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Animal Rights and Islam

Animals and other living things were created by Allah, the Lord of the Universe. They have
their own independent existences and modes of living. (55:10) Allah has said in the Holy Qur'an
that every animal has its own communal life and its own way to do 'Ibadah, or service, to Allah.
Every animal praises Allah, the Exalted, in its own way. (6:38)
It is Allah who gave every animal its ability. He enabled birds to fly, fish to swim and horses
to gallop. Animals were here on Earth long before humans. The first man and woman on Earth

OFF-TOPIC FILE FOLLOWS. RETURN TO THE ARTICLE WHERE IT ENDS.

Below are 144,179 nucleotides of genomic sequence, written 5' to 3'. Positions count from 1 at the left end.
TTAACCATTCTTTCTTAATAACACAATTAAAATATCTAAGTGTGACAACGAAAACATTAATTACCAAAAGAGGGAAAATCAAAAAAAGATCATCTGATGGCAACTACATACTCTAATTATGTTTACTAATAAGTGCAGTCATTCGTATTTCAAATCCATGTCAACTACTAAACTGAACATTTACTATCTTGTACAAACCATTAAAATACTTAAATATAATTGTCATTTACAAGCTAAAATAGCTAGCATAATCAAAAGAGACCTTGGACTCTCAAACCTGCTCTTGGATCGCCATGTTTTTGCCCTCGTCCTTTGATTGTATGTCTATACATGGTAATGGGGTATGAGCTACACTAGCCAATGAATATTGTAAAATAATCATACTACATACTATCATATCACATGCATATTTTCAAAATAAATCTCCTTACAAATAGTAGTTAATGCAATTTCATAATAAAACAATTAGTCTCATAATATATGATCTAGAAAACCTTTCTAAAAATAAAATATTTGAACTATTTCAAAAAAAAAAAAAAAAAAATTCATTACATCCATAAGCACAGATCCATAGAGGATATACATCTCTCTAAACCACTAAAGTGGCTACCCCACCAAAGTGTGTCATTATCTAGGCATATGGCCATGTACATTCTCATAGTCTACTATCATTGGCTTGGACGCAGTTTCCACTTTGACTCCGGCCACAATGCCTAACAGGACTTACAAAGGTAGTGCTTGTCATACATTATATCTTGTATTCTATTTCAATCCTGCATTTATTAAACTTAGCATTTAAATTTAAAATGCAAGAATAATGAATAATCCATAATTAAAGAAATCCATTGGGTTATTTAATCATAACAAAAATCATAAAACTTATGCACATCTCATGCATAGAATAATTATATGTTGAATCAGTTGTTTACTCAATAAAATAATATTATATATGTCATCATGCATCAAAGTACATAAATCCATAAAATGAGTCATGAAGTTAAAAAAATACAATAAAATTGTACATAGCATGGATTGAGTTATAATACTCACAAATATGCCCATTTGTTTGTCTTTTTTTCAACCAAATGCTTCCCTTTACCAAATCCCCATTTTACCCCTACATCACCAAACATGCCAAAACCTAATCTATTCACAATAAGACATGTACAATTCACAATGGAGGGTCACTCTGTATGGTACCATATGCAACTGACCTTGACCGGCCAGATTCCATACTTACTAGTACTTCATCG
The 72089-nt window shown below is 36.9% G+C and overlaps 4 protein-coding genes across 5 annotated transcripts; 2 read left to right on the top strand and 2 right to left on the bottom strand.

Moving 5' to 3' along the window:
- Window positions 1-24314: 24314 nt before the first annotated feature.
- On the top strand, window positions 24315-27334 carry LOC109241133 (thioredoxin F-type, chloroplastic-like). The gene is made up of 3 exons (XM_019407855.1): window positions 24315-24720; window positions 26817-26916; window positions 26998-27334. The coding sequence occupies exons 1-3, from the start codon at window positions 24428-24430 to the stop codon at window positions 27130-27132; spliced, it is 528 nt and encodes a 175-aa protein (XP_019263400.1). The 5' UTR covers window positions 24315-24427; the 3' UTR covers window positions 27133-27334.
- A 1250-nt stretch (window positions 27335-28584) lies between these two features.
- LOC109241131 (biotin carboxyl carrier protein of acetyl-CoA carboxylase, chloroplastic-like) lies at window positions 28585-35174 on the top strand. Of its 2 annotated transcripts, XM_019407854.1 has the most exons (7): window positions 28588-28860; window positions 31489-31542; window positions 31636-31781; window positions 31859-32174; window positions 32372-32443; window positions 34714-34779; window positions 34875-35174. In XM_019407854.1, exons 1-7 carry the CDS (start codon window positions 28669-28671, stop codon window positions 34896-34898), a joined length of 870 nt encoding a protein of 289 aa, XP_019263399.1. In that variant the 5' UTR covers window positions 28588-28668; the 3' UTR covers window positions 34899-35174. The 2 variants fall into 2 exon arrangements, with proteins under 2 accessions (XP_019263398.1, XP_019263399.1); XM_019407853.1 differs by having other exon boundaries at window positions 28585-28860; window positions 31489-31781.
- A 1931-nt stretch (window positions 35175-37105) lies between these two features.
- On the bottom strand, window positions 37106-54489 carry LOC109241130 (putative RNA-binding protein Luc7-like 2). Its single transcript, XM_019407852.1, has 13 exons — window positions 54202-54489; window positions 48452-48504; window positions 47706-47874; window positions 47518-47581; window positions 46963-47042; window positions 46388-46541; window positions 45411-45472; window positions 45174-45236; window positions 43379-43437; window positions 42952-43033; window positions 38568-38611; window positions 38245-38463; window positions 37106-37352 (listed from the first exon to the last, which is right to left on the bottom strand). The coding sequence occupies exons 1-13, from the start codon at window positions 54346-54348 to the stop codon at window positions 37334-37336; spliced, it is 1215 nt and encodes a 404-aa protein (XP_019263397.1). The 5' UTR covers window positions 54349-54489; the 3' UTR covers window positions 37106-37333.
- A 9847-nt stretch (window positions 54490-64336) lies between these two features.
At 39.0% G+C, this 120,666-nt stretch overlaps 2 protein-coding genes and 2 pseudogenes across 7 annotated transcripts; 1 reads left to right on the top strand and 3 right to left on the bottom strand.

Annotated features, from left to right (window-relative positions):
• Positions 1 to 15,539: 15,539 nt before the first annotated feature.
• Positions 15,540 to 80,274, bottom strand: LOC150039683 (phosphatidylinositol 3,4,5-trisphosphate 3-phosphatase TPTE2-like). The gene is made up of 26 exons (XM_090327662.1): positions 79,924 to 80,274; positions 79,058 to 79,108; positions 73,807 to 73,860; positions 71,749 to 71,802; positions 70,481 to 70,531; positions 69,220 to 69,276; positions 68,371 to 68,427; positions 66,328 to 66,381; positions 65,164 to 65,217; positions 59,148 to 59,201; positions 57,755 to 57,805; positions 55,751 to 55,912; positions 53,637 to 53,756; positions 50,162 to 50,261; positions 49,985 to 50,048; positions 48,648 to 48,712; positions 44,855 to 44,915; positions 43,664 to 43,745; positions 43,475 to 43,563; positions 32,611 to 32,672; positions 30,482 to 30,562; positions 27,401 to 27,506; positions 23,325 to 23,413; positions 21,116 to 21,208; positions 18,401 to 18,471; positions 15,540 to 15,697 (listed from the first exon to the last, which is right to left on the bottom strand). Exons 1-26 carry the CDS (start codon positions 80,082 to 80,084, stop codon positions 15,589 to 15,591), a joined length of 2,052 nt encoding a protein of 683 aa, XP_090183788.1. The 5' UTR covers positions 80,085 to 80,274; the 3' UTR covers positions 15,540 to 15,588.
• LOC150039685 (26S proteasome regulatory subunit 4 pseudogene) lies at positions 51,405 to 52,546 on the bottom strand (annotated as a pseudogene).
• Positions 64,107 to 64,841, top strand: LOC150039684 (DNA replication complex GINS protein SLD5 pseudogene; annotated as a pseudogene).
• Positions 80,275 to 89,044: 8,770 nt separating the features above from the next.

were Adam and Hawwa. Allah gave them the responsibility to be caretakers on Earth, or, as the
term used in the Qur'an states, a Khalifa in the world.
Humans, who have been created with a greater intellect than animals, have a special
responsibility to be fair, just and kind to all other living things. The Blessed Prophet Muhammad
(p) once said that every injustice will be paid back on the Day of Judgment, even if one goat hits
another with its horns it will be taken account of. Therefore, in our use of
animals for our own survival we must do justice.
Allah gave us the free use of the plants and animals of this Earth. He
said, "Eat and drink of the good things of the Earth." He also said, "It is Allah Who has provided

you livestock of every kind. You can ride some kinds and others you eat..." (40:79) But we must